The Meaning of Cities   /   Summer 2017   /    Notes And Comments

This Revolution Will Not Be Televised

Anahata Lovegood

Russian opposition leader Alexei Navalny following a zelenka attack in Moscow; Evgeny Feldman/Wikimedia Commons.

As an appeal to a basic sense of justice that transcended ideology, Navalny’s video struck a chord.

March 26 was the seventeenth anniversary of Vladimir Putin’s election to the presidency of Russia. The day did not turn out as Putin had probably hoped. In more than ninety cities across Russia, tens of thousands of people protested against the corruption of top government officials. They had been galvanized by a YouTube video depicting Dmitri Medvedev, Putin’s prime minister and the head of the United Russia party, as a corrupt apparatchik enjoying the lavish lifestyle of a billionaire while the rest of the country continued to slide into poverty.

Produced and narrated by Alexei Navalny, an opposition figure who has made a career of researching and publicizing the pervasive corruption of Putin’s regime, the video is a masterful exposé. It combines expert sleuthing, striking visuals, and a good dose of humor to present Medvedev as both a criminal who hides his enormous assets in a network of fake nonprofits and a hypocrite who tells impoverished old people, “There is no money. Hang in there.”

Corruption is hardly news in Russia, where offering a bribe to a traffic cop or a low-level bureaucrat is a daily occurrence. So why did Navalny’s video and his call for Russian citizens to take to the streets resonate so much? Moreover, why were so many of the protesters young? And, finally, how much can this protest mean as a political spectacle, given its (non)coverage by Russian mainstream media?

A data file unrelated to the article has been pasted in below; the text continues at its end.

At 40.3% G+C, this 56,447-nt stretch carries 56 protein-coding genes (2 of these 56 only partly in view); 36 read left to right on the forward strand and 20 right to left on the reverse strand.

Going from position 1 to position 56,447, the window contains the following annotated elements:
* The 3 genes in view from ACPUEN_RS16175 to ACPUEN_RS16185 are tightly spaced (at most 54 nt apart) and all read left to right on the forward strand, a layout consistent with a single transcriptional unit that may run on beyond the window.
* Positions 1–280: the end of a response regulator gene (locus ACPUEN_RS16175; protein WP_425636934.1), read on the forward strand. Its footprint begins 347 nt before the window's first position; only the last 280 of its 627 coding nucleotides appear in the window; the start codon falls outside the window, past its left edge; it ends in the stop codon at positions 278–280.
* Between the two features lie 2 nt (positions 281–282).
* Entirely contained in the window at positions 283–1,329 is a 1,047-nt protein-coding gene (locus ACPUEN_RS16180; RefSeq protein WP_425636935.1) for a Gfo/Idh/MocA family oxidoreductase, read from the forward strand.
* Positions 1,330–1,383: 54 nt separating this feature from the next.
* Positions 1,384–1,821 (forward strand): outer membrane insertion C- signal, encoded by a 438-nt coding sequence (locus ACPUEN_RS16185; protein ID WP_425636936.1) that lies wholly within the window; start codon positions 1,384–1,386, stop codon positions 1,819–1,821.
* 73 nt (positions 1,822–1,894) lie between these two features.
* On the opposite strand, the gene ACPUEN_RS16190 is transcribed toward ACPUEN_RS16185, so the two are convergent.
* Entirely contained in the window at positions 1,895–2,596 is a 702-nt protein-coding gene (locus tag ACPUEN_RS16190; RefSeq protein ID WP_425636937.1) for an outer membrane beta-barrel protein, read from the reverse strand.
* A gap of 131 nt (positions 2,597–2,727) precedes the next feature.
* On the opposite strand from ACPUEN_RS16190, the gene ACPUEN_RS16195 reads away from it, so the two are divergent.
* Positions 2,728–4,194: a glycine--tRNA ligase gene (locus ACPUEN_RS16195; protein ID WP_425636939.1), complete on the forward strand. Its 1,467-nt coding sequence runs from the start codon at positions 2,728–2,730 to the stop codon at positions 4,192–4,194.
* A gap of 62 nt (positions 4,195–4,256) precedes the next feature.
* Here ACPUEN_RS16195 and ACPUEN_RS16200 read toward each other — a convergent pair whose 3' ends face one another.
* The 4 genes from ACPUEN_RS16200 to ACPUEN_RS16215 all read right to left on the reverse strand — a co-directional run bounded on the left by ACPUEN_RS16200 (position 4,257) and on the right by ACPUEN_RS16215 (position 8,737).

Russia hasn’t seen this sort of mass protest since the spring of 2012, when thousands poured into the streets and squares of Moscow to express their indignation at Putin’s election to his third presidential term. Many participants in these protests were persecuted with a vengeance, without much public outcry. Increased control over the media as well as attacks on independent journalists have enabled the Putin regime to dominate mainstream information channels and muzzle the opposition. The Sochi Olympics of 2014, Putin’s pet project, furnished a spectacle of Russian greatness under the guidance of its strong leader. Then, just weeks later, followed the annexation of Crimea and the Russian-aided separatist takeover in Eastern Ukraine.

In response, the United States and the European Union imposed economic sanctions, and, to make things worse for Russia’s resource extraction economy, the price of oil plummeted. The oil-fueled budget surplus that raised everyone’s living standard in the first decade of Putin’s rule began to shrink, and the acquisition of Crimea and the undeclared war on Ukraine further strained the already precarious economy. To quiet the population, the government reached into the bag of propaganda tricks it inherited from the Soviet era, blaming the West and a liberal “fifth column” for all of the country’s problems. Surprisingly, most Russians appeared to buy this propaganda, as poll after poll showed Putin’s high approval ratings. In this struggle between the television and the refrigerator, as it was called by impish Russian liberals, the television appeared to be winning.

To read the full article online, please login to your account or subscribe to our digital edition ($25 yearly). Prefer print? Order back issues or subscribe to our print edition ($30 yearly).